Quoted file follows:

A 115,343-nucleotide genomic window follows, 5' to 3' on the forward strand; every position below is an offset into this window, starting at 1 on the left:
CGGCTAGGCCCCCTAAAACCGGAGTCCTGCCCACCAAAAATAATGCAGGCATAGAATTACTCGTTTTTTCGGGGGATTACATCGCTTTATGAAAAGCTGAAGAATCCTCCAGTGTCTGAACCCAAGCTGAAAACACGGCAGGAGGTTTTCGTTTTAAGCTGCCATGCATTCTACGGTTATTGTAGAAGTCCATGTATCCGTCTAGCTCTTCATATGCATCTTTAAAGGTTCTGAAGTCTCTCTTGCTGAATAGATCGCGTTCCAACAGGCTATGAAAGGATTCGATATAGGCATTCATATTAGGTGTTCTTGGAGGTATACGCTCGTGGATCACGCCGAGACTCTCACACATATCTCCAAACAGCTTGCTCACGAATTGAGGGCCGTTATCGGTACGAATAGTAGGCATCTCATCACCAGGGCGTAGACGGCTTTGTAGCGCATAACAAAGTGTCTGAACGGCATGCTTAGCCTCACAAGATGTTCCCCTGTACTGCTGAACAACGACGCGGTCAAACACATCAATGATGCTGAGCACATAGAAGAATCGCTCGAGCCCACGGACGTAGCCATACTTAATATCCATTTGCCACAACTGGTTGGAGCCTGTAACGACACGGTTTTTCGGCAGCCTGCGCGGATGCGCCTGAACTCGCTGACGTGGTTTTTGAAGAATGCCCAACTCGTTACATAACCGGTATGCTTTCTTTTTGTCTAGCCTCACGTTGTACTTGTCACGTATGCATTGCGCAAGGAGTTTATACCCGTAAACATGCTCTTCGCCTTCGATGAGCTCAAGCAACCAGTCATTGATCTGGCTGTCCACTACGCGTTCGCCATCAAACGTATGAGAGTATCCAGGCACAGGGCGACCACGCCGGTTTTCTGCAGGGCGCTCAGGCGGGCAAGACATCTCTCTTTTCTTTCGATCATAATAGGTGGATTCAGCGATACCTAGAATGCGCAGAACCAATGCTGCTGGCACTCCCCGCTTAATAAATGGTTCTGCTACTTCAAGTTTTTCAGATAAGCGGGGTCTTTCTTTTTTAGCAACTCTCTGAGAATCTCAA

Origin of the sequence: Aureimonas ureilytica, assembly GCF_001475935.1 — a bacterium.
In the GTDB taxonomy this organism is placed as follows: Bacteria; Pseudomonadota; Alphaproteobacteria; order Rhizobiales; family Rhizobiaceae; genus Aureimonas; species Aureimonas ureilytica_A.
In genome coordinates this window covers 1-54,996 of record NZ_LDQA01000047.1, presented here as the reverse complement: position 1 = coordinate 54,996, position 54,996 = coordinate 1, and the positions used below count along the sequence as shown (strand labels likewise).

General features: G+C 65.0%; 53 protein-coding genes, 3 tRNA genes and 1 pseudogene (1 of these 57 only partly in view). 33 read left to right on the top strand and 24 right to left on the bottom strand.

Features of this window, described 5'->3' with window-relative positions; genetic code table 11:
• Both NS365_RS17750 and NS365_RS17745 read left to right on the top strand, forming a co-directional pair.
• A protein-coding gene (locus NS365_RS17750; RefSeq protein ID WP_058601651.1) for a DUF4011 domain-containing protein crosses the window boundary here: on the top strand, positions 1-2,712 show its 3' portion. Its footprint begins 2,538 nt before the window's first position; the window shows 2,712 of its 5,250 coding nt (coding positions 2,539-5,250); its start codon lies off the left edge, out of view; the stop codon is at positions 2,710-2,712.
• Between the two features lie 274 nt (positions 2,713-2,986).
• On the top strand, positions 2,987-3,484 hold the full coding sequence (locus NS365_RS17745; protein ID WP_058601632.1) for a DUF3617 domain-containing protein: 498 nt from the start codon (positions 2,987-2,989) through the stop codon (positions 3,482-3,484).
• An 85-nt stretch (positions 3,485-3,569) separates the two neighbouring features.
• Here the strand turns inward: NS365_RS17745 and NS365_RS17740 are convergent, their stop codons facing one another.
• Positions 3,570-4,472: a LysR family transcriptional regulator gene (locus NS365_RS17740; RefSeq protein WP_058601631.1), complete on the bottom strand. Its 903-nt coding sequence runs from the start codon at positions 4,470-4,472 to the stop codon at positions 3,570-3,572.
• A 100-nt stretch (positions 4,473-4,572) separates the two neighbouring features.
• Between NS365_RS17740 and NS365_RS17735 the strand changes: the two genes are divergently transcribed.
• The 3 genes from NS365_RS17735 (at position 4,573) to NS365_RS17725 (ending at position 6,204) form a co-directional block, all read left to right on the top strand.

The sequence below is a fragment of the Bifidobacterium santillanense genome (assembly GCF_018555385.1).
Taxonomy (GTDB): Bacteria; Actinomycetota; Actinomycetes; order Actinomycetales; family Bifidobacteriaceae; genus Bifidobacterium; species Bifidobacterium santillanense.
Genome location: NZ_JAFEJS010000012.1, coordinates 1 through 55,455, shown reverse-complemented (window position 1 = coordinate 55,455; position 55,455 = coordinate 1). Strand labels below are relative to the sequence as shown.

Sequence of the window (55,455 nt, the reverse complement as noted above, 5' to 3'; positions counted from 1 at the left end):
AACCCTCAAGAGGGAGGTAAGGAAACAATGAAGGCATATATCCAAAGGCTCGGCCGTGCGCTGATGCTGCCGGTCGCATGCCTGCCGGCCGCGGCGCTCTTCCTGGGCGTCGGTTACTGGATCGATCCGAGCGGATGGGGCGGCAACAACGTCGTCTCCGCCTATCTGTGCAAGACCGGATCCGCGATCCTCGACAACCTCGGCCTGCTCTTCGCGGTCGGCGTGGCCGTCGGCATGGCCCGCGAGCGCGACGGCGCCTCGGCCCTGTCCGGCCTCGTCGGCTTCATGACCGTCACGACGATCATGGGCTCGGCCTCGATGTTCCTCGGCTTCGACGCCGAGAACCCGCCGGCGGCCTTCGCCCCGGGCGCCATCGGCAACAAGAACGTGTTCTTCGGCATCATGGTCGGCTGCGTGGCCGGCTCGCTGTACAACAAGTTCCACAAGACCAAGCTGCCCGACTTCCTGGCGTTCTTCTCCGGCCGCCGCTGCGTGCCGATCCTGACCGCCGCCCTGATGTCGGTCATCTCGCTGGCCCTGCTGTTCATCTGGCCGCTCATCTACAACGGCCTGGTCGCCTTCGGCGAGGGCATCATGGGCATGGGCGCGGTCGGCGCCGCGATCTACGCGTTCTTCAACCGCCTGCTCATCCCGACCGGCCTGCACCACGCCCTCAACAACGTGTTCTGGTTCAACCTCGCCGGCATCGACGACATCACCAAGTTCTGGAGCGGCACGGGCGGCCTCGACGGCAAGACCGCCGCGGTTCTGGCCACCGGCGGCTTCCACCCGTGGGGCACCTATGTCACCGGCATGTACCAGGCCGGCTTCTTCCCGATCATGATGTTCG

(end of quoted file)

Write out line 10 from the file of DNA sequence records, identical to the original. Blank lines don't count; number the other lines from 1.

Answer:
• Between the two features lie 274 nt (positions 2,713-2,986).